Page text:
- "What did you accomplish, boy? A bolt loosened in Starrick's machine, a large bolt... but not enough! [...] The mechanism we have built has been going strong for a hundred years and will run a thousand more. It is the very city itself."
- ―Ferris on the Templars' power over London, 1868.[src]
15 August 1830
10 February 1868 (aged 37)
Through his enterprise, which had laborers work tirelessly to increase profit and production, he ensured Crawford Starrick, the local Grand Master, could exert his control over the industries of London and beyond.
- "Mr. Ferris has made note of our declining production. He demands that more iron be produced each day! No time must be wasted!"
- ―An orator relaying Ferris' orders to his workers, 1868.[src]
Ferris was conceived by his ageing parents in an attempt to salvage their marriage, to no avail, as they divorced shortly thereafter. As an adult, he came to own a run-of-the-mill iron factory called the Bow Rail Works, which he soon dubbed Ferris Ironworks. The factory would become known for its poor treatment of workers, who often died of exhaustion. To remedy this, Ferris began hiring younger laborers.
In 1862, Crawford Starrick purchased the Ferris Ironworks, which became part of the Grand Master's vast empire. As a result, Ferris' wealth greatly increased; he subsequently spent a large part of it on a charitable society and a local brothel, though the former is thought to be mere lip service on Ferris' part.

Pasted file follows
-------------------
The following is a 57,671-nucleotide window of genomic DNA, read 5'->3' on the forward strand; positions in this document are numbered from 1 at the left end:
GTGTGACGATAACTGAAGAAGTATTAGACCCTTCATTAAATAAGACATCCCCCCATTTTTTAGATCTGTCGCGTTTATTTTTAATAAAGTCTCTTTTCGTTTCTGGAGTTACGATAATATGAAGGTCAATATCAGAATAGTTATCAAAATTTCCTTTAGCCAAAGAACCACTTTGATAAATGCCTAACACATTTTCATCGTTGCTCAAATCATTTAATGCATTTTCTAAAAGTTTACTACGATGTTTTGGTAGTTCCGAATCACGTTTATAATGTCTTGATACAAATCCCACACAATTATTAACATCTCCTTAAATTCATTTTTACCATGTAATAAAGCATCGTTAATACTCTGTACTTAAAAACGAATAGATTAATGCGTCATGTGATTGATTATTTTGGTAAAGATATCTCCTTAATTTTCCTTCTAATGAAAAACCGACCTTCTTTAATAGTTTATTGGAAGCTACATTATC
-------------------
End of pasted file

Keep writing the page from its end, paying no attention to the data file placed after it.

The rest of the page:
In February 1868, Ferris, after dealing with an injured child worker, returned to his office. There, he dictated a letter for Starrick to his secretary, informing the Grand Master that he had secured a source of iron ore that would supply them for years to come. After the missive had been written, Ferris spoke with his secretary about the health of the latter's father.
Shortly thereafter, the Assassin Jacob Frye assassinated Ferris for his role in Starrick's schemes. As the factory owner lay dying, he mocked the British Brotherhood for its refusal to engage with the Templars in London. Once Ferris breathed his last, Jacob dipped a handkerchief in his blood, before making his escape.
- Rupert is a Low German form of Robert, which can be traced back to the Germanic name Hrodebert. Said name means "bright fame", being derived from the Germanic elements hrod "fame" and beraht "bright".
- The surname Ferris is an Anglicization of the Old Gaelic name O'Fearghusa - a compound of the Gaelic O, meaning "grandson" or "male descendant", and the personal name Fergus, composed of the elements fear, "man", and gus, "vigour, force". The name is also similar to ferrous, possibly referencing Ferris' position as factory owner of the Ferris Ironworks.